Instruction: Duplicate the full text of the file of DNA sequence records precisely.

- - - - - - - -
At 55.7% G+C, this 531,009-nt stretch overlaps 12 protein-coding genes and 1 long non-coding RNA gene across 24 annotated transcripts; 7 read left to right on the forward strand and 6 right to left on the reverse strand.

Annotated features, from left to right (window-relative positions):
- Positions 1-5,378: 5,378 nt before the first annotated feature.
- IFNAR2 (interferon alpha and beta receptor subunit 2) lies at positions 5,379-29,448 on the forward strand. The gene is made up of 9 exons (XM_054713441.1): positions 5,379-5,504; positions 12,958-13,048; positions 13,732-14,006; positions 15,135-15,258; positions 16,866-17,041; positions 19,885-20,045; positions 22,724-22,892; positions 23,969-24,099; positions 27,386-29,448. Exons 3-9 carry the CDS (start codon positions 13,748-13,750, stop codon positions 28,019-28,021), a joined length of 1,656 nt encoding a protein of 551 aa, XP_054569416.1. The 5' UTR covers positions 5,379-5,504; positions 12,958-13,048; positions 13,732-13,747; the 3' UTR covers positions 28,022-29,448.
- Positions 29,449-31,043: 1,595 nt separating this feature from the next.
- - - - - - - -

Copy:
At 55.7% G+C, this 531,009-nt stretch overlaps 12 protein-coding genes and 1 long non-coding RNA gene across 24 annotated transcripts; 7 read left to right on the forward strand and 6 right to left on the reverse strand.

Annotated features, from left to right (window-relative positions):
- Positions 1-5,378: 5,378 nt before the first annotated feature.
- IFNAR2 (interferon alpha and beta receptor subunit 2) lies at positions 5,379-29,448 on the forward strand. The gene is made up of 9 exons (XM_054713441.1): positions 5,379-5,504; positions 12,958-13,048; positions 13,732-14,006; positions 15,135-15,258; positions 16,866-17,041; positions 19,885-20,045; positions 22,724-22,892; positions 23,969-24,099; positions 27,386-29,448. Exons 3-9 carry the CDS (start codon positions 13,748-13,750, stop codon positions 28,019-28,021), a joined length of 1,656 nt encoding a protein of 551 aa, XP_054569416.1. The 5' UTR covers positions 5,379-5,504; positions 12,958-13,048; positions 13,732-13,747; the 3' UTR covers positions 28,022-29,448.
- Positions 29,449-31,043: 1,595 nt separating this feature from the next.